In the car, Vernon starts to complain about everything around him: Harry, work, the bank, and motorcycles. Harry mentions his dream about a flying motorcycle, which prompts Vernon to shout, “MOTORCYCLES DON’T FLY” in a rage. Harry wishes he hadn’t said anything: he knows that the Dursleys don’t like him talking about anything acting in a way that it shouldn’t, as if he might get “dangerous ideas.”
Even small things, like the mention of a flying motorcycle in a dream, is too abnormal for Vernon, and so again he punishes Harry, this time by shouting at him. Harry also hints at what is underpinning Vernon’s anger: Vernon and Petunia fear the power Harry might wield against them if he understood his magic.
At the zoo, Harry has the best morning he’s had in a long time. He walks around the zoo apart from the Dursleys, and is able to finish one of the desserts that Dudley doesn’t want when they eat in the restaurant. After lunch, they visit the reptile house. Vernon and Dudley try to get a python to move behind a glass tank, but it doesn’t budge. Dudley moves on, bored.
Harry’s description of the zoo visit only highlights the fact that Harry is often abused by his family, if visiting a zoo without them and eating a dessert that his cousin doesn’t want constitutes a very good morning.
Harry looks at the snake, which suddenly opens its eyes and winks. Harry thinks that he sees the snake roll its eyes at Vernon and Dudley. Harry tells the snake that it must be annoying, and the snake agrees. Harry asks the snake where it comes from, and the snake jabs its tail towards a sign saying it’s from Brazil but has been bred in the zoo.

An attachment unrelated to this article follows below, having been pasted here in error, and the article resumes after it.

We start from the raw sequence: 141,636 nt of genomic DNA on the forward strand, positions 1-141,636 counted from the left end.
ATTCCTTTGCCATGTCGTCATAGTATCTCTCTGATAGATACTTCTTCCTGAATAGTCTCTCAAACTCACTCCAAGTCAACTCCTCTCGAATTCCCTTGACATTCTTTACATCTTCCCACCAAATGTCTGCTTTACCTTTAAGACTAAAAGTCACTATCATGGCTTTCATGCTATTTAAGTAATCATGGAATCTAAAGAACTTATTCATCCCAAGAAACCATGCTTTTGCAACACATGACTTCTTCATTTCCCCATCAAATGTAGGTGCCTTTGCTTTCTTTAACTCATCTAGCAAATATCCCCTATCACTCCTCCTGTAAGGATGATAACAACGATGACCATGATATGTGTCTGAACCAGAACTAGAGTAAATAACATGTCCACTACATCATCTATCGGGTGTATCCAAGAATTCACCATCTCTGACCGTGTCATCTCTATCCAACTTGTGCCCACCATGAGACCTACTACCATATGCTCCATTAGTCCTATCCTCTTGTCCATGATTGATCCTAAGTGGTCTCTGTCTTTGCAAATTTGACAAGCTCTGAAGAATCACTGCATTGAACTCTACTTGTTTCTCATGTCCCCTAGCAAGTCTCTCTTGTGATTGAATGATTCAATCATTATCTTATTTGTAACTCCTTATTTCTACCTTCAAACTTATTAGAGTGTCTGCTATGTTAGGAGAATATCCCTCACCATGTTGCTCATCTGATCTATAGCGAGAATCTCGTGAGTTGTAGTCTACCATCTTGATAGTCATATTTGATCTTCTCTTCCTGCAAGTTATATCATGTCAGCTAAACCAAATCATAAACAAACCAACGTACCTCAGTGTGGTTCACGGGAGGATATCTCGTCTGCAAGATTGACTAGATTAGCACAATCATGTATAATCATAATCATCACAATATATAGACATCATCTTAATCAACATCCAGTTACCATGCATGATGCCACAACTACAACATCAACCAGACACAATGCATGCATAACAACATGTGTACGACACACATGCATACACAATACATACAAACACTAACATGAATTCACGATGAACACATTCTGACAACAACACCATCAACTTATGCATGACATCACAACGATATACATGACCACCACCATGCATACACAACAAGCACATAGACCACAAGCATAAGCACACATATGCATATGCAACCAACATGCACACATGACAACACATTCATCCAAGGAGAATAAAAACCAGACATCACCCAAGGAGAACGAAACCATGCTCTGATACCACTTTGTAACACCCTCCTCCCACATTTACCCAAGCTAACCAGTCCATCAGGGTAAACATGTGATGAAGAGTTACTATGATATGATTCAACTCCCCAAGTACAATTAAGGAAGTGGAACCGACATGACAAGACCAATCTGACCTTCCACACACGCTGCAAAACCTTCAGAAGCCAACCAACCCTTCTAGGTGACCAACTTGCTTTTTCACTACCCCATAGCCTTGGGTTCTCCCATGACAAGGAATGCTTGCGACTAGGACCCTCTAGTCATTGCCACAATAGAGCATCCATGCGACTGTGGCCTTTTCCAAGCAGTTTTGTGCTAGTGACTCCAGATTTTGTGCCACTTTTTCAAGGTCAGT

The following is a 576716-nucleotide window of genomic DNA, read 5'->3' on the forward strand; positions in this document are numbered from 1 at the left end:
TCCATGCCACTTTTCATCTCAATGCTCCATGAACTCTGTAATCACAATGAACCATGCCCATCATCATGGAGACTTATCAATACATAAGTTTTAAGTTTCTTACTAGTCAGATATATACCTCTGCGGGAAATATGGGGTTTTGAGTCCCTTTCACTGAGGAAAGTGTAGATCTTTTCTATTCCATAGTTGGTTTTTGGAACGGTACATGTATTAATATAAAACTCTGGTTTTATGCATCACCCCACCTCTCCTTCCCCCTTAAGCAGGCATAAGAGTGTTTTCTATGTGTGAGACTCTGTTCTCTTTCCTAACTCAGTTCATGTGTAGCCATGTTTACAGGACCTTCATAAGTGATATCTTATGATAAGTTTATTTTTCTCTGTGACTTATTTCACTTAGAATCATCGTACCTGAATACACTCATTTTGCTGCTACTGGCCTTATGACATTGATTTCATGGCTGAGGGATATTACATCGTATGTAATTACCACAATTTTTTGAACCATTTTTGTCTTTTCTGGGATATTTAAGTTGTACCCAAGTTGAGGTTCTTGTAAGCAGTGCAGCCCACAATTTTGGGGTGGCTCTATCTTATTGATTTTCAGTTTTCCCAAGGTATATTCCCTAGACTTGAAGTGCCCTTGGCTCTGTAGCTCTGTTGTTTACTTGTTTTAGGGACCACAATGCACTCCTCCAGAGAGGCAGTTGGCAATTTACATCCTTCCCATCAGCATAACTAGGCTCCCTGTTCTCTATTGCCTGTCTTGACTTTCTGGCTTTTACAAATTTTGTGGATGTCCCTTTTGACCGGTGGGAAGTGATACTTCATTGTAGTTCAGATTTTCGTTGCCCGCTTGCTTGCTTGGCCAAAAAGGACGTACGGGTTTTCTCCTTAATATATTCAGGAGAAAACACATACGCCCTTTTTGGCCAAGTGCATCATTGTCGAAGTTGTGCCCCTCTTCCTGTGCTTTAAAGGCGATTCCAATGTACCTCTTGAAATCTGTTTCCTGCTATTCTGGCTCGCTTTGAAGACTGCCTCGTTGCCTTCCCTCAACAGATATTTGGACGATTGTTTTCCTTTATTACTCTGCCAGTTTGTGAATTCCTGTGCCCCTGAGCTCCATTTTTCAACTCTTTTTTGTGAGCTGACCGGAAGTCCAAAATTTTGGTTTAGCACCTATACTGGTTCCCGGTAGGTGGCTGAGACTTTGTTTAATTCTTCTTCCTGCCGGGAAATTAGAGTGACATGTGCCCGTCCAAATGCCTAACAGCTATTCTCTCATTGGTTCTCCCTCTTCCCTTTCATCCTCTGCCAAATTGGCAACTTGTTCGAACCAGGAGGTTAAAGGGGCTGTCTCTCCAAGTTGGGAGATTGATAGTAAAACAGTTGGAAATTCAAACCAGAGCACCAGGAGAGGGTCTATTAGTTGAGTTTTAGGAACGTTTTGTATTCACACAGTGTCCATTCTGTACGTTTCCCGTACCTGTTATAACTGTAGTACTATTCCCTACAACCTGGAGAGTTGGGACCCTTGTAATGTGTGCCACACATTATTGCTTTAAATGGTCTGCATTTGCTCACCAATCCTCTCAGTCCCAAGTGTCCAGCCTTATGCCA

Harry’s conversation with the snake emphasizes Harry’s isolation as well as the fact that his magic sets him apart from the others. Harry has become better friends with a snake in a single minute than he has with his cousin Dudley in the course of ten years.
At the sight of the snake moving, Dudley punches Harry in the ribs, knocking him out of the way. When Harry looks up, Dudley and his friend Piers leap back with howls of horror: the glass has vanished. The snake slides onto the floor, and Harry is certain he hears the snake thanking him as it slithers out of the reptile house. The group returns to the car and drives home. Back at the house, Vernon spits out the words, “Go—cupboard—stay—no meals.”
Even though Harry cannot explain what happened, and though he truly did nothing wrong, Vernon punishes him severely for the strange circumstances that unfold around him. It is worth noting that Harry’s ability to talk to snakes is a crucial detail in the second book in the series, Harry Potter and the Chamber of Secrets.
In his dark cupboard, Harry wonders what time it is, hoping that he can steal food when the Dursleys go to sleep. He had lived with them for ten miserable years, as long as he could remember. He can’t remember his parents or the car crash that killed them—only a strange green light.
Even though Harry’s parents loved him, the fact that he cannot remember them means that the Dursleys are the only family he has ever really known—and they make him feel completely unloved and abuse him.
When he was younger, Harry dreamed that some unknown relation would come and take him away. Sometimes he thought that strangers in the street recognized him (waving, bowing, or shaking his hand), but they always seemed to vanish whenever Harry tried to get a closer look at them. At school, though, Harry “[has] no one.” Everyone knows that Dudley hates him, and no one dares to disagree with Dudley and his formidable gang.
Here, Rowling emphasizes the isolation that Harry feels not only at home, but also at school, and how this profound isolation causes him to yearn for an alternate family that might rescue him. In the same passage, Rowling provides a glimmer of hope, hinting at the world in which Harry truly belongs.